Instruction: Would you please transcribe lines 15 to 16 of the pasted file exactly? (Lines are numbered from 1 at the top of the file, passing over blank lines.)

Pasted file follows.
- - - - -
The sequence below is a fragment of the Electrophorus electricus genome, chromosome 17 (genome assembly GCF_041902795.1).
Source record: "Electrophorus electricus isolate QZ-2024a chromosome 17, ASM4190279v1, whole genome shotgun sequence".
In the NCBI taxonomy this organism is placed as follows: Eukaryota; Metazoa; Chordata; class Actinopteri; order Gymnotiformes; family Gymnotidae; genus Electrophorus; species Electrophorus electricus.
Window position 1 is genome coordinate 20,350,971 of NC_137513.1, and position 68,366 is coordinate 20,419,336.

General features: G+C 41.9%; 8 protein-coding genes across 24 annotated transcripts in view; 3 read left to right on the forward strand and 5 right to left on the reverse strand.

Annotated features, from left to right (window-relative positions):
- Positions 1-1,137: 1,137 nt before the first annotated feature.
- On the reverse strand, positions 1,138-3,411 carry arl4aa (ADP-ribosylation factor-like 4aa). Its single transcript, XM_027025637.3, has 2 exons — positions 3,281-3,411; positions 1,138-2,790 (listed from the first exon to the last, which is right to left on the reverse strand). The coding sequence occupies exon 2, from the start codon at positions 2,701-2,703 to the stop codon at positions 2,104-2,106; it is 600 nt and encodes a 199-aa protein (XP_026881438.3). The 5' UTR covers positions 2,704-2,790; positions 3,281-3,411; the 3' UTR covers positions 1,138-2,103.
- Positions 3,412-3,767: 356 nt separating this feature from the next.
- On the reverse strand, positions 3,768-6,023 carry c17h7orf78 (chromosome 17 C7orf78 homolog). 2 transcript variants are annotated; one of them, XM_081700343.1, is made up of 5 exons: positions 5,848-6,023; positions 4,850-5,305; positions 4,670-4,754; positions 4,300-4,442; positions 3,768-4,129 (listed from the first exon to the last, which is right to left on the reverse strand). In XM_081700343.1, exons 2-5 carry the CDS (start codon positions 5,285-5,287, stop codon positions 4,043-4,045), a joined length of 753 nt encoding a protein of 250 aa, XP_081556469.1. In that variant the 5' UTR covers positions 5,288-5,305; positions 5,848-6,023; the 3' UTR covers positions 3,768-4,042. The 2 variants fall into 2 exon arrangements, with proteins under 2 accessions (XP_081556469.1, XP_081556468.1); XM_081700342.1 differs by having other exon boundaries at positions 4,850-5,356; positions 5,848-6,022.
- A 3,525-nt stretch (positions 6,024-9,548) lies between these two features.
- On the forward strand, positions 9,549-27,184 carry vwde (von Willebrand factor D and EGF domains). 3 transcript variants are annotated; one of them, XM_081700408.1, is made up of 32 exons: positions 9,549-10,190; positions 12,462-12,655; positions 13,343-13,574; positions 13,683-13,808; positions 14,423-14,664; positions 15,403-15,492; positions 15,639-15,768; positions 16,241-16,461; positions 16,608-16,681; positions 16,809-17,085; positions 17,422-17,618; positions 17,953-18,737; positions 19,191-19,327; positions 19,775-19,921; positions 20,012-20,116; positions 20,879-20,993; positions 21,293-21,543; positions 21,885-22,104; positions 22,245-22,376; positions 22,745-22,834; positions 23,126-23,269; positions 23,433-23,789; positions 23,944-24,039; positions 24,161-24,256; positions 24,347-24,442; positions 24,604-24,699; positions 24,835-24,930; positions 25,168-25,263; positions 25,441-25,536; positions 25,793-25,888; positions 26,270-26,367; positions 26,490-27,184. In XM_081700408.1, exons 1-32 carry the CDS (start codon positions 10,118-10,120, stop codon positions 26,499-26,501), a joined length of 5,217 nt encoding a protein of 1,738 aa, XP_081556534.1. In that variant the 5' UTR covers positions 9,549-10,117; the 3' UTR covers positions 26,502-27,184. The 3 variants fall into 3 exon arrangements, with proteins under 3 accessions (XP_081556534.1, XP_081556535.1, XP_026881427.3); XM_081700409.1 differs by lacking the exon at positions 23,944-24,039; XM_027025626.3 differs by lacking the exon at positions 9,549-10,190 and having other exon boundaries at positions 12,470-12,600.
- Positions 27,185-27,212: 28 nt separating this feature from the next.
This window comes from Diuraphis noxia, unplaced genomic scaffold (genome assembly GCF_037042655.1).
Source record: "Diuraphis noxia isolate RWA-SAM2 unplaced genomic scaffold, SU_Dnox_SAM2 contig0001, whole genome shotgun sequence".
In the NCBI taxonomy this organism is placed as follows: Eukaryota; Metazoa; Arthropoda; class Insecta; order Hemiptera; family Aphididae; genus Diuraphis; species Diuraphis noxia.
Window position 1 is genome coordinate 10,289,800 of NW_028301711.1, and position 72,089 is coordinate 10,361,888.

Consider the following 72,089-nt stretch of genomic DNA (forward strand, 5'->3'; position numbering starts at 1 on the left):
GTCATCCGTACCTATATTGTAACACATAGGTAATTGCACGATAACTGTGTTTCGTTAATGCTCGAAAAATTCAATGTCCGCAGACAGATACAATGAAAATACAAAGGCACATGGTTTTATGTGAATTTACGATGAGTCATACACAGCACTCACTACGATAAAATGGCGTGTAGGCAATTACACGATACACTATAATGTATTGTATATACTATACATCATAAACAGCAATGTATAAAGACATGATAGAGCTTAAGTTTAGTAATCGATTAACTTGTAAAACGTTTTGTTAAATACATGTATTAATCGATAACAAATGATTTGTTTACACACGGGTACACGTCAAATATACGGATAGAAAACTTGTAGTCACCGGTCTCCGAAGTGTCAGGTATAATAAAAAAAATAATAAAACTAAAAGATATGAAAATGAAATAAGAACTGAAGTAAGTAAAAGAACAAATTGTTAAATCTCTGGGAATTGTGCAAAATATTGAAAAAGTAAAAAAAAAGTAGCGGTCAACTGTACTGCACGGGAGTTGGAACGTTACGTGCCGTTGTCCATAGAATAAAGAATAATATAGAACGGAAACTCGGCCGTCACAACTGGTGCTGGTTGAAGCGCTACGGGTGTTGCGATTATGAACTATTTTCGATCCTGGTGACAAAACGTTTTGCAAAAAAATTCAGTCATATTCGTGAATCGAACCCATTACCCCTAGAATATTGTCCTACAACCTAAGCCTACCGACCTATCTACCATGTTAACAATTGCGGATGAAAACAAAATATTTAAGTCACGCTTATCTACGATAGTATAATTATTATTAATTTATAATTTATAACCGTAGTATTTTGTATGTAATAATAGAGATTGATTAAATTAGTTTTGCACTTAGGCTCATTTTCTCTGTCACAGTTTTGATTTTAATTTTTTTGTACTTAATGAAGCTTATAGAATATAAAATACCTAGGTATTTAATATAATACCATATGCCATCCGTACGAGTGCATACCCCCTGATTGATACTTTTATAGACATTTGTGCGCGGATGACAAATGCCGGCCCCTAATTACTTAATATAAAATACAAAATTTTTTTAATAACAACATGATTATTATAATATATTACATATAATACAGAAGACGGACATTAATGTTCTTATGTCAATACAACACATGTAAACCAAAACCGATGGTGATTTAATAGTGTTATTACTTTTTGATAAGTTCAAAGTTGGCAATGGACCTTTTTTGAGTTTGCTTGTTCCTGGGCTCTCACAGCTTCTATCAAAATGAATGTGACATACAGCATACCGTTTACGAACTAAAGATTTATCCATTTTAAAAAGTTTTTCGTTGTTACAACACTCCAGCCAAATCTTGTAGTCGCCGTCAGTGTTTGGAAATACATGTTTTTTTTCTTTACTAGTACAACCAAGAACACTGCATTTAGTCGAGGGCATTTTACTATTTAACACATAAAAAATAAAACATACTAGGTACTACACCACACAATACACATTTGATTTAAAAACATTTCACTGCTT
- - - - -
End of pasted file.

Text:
Source record: "Diuraphis noxia isolate RWA-SAM2 unplaced genomic scaffold, SU_Dnox_SAM2 contig0001, whole genome shotgun sequence".
In the NCBI taxonomy this organism is placed as follows: Eukaryota; Metazoa; Arthropoda; class Insecta; order Hemiptera; family Aphididae; genus Diuraphis; species Diuraphis noxia.